There are no additional online documents for this record.
- Category: B
- Group Category Details: B
- SEE NOTES
- Date Added: 20/07/1971
- Local Authority: Argyll And Bute
- Planning Authority: Argyll And Bute
- Parish: Dunoon And Kilmun
National Grid Reference
- NGR: NS 11513 68172
- Coordinates: 211513, 668172
David Hamilton, dated 1821 with significant later additions and alterations circa 1921 by Francis W Deas (see Notes). Large and impressive, 2-storey with attic and basement, asymmetric-plan, castellated Gothic Revival mansion house located at southerly point of the Cowal Peninsula. Stugged, pale sandstone ashlar with earlier sections of building slightly warmer in colour. Cill courses, hood mouldings. Turreted corner angles. Crenellated parapets. Raised terrace to S.
S (PRINCIPAL) ELEVATION: turreted porte-cochere to SE corner; square-plan tower behind with large pointed-arch window. Slightly advanced bay to centre with corbelled out stone balcony at 1st floor. Projecting wing to far left with canted windows at basement, ground and 1st floors.
E ELEVATION: pair of moulded shields with date and initials KF/JS. Rounded, castellated tower to NE corner angle with mullioned and transomed window. Small octagonal tower to segmentel-arched entrance to rear courtyard. Tall, machicolated octagonal tower to centre of N (rear) elevation. W ELEVATION: bifurcated T-plan staircase with stone balustrade rising to large recessed loggia with 3 four-centre arches and crenellated parapet set between advanced square-plan towers.
Predominantly 2-pane glazing pattern to timber sash and case windows. Pointed-arch windows with octagonal leaded glass. Slated roofs behind crenellated parapets. Octagonal chimneystacks arranged in groups of six.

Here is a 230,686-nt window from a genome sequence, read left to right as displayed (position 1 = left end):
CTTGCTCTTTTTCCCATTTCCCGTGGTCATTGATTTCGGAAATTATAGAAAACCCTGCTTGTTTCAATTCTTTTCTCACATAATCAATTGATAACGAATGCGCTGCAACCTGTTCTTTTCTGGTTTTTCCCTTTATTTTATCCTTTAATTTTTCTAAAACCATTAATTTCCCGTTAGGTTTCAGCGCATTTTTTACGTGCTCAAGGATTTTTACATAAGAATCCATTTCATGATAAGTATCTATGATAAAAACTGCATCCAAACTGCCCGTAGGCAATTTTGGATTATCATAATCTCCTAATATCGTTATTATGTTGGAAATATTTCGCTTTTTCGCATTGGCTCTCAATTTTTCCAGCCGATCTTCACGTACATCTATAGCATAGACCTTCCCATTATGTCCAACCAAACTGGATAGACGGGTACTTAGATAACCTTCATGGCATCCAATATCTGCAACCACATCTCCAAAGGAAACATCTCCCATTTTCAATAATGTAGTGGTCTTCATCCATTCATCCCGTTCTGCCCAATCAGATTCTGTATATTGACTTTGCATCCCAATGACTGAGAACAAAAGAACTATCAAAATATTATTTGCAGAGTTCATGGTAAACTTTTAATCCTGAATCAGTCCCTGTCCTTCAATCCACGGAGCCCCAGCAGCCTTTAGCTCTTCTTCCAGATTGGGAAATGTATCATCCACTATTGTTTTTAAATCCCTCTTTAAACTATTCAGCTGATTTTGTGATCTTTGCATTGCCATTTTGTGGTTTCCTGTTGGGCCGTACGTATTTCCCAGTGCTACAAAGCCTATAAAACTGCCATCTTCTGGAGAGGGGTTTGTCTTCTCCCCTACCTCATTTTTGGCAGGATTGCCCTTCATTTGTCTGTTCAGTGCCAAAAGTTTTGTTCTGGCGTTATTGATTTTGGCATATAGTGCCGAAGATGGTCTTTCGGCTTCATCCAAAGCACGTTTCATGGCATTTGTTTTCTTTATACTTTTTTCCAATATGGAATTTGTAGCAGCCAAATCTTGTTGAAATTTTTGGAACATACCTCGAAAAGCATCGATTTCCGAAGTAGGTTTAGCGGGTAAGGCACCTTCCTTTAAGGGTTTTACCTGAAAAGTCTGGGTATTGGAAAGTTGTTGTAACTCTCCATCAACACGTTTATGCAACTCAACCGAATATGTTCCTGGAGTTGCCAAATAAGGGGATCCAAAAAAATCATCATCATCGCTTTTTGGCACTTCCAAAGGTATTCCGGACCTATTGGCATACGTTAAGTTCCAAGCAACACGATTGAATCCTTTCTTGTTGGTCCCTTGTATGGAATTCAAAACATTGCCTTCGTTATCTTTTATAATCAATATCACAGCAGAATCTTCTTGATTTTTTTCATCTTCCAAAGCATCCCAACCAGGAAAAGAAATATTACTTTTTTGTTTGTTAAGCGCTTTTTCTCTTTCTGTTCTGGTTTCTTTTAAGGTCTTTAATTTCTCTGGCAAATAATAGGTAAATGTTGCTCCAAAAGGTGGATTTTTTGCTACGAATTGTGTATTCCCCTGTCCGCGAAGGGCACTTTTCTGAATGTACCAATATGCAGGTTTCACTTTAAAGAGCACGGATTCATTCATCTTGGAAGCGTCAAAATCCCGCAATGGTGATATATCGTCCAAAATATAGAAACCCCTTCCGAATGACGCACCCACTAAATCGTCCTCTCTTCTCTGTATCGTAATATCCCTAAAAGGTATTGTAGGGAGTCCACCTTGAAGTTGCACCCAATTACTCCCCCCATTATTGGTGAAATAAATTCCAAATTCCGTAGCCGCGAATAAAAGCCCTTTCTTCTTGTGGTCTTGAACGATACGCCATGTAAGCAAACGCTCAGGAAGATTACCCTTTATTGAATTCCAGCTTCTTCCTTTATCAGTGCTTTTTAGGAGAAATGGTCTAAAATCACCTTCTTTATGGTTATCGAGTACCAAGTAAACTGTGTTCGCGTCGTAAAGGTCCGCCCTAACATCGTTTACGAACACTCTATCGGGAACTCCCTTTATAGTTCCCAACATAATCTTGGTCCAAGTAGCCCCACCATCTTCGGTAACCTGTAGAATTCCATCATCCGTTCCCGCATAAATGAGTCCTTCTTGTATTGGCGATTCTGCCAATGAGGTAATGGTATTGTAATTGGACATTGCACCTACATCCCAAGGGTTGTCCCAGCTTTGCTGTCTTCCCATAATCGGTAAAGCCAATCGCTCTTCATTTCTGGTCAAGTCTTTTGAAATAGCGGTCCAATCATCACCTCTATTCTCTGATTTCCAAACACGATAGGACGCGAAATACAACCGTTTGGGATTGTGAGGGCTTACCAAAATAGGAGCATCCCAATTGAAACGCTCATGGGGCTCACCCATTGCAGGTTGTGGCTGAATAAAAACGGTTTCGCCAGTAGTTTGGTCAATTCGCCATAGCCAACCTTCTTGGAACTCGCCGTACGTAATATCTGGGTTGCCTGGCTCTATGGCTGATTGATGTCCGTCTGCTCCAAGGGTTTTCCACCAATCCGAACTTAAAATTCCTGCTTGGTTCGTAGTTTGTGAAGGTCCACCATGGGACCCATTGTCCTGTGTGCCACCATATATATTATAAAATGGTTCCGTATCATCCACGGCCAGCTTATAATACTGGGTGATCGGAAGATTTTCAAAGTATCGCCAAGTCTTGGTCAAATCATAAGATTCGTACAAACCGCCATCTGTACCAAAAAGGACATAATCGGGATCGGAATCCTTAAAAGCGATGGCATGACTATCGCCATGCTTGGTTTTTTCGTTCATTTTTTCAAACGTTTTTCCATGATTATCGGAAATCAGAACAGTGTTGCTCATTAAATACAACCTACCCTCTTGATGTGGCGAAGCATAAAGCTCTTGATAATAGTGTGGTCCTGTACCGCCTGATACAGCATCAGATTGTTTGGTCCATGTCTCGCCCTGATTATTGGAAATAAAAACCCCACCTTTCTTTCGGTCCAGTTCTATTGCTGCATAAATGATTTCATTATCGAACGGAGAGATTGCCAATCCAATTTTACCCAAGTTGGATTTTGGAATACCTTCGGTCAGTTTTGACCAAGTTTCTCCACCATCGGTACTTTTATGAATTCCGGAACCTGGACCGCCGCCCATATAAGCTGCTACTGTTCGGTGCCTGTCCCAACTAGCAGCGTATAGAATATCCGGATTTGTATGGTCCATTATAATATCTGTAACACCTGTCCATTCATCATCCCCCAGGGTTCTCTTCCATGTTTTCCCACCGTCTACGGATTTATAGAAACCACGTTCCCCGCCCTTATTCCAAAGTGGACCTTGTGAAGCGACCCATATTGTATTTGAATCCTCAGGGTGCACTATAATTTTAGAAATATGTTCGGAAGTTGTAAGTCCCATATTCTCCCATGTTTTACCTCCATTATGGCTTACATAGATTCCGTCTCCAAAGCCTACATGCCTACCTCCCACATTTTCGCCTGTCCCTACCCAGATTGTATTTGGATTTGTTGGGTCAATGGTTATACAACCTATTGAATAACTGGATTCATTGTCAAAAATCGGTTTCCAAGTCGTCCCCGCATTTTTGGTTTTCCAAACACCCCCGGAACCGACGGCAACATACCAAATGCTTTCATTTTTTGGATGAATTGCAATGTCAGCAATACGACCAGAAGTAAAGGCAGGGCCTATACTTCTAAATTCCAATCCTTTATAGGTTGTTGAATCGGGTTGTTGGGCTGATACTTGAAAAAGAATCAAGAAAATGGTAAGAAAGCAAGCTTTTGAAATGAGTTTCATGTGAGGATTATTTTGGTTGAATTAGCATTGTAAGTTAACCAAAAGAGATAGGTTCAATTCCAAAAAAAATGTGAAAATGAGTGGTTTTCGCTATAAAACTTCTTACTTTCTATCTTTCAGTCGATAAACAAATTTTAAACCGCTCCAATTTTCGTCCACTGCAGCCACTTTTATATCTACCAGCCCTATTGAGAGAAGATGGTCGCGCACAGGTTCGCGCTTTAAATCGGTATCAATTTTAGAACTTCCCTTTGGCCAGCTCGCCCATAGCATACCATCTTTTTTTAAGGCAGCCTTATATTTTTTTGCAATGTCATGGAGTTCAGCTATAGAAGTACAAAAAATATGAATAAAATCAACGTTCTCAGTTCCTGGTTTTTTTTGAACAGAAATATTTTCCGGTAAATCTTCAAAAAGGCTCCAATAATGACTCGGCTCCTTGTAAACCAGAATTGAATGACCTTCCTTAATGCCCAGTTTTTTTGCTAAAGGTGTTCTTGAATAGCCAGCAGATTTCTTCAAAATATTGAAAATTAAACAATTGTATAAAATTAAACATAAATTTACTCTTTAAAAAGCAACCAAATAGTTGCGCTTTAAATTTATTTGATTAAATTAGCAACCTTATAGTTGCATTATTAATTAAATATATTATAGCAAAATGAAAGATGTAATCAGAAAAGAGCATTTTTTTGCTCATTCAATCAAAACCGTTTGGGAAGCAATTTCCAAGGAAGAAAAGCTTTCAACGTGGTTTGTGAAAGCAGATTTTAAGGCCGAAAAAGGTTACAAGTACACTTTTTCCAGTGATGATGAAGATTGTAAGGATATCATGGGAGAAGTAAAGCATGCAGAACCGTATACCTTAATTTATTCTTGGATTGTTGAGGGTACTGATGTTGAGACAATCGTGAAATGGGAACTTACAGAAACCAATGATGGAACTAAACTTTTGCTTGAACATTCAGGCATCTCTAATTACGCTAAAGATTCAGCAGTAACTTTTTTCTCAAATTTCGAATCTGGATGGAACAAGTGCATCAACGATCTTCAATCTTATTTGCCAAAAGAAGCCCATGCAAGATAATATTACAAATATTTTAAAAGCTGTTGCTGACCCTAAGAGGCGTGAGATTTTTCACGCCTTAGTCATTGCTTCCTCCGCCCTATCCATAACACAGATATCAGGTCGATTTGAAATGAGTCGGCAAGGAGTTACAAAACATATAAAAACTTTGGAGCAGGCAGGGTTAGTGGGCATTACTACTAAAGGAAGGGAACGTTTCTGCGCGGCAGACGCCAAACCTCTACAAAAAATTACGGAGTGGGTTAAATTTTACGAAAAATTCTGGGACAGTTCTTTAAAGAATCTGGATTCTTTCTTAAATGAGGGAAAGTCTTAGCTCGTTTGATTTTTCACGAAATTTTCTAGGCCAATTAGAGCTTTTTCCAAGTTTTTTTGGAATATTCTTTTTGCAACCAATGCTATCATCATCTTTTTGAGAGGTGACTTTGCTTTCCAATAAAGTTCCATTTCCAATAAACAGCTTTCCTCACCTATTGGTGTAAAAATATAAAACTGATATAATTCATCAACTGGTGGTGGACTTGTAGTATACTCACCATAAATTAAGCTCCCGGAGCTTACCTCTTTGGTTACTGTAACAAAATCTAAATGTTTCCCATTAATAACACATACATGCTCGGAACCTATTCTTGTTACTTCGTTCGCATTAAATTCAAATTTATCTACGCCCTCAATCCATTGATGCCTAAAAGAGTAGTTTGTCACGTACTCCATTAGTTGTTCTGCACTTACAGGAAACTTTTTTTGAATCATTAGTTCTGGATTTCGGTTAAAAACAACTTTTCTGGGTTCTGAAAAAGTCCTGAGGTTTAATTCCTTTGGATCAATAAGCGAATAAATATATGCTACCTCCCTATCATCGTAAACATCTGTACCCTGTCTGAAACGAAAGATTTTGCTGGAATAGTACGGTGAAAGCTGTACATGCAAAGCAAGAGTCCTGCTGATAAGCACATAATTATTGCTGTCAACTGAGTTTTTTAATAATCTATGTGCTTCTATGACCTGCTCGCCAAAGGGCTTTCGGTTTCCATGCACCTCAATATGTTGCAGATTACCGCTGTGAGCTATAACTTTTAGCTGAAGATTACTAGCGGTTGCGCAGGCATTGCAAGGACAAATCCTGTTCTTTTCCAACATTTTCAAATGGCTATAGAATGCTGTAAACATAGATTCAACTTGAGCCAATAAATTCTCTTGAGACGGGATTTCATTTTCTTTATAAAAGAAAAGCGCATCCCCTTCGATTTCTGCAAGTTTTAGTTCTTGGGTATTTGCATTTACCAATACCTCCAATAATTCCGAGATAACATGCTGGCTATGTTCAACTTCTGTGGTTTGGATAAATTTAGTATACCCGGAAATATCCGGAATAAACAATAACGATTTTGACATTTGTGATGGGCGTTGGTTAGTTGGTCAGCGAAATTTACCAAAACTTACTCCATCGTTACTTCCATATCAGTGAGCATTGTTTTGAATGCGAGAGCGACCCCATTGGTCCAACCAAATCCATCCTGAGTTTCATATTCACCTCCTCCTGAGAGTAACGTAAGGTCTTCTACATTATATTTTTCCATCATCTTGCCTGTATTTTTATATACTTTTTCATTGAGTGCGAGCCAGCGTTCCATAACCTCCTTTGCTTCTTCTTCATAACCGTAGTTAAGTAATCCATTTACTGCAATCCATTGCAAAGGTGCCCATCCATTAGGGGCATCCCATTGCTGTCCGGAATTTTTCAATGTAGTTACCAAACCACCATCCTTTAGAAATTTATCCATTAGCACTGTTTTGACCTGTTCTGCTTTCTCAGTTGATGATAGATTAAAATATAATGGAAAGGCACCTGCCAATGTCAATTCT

INTERIOR: remodelled with decorative work predominantly early 20th century in a variety of historicist classical styles - some original Gothic Revival elements intact. Plaster rib-vaulting to SE porch, hall and staircase is early 19th century. Ornate Louis XVI decorative plasterwork, fluted mouldings and brass fittings to former music/drawing room; Adamesque, segmental plasterwork ceiling to library, full-height timber bookcases; heavy and ornate timber Jacobean fireplace to ballroom. Curved timber staircase to E range and large stair with central well and upper loggia to W wing. Some marble fireplaces to ground floor; largely timber fireplaces to 1st and 2nd floors. Timber panelling; extensive use of parquet flooring. Stone flags to basement.
Statement of Special Interest
Part of a B-Group comprising - Castle Toward; Castle Toward, Gate Lodge and Garage; Castle Toward, Walled Garden To East, Walled Garden To North and Glasshouse and Workshop Range; Castle Toward, Chinese Lakes including Bridges (See separate listings).
Castle Toward is a large and impressive castellated Gothic-Revival mansion house characterised by its wealth of towers, turrets and good stonework detail. Among numerous architectural features adding to its interest are the porte-cochère, corbelled balcony and tower and garden terrace to S elevation, round tower and courtyard entrance to E and the loggia to W elevation. The early 20th century additions and remodelling faithfully adhere to the Gothic-Revival style of the earlier building while collectively, the programme of aggrandisement at Toward works as an ensemble and is an excellent example of large-scale estate development in Scotland during the inter-war period.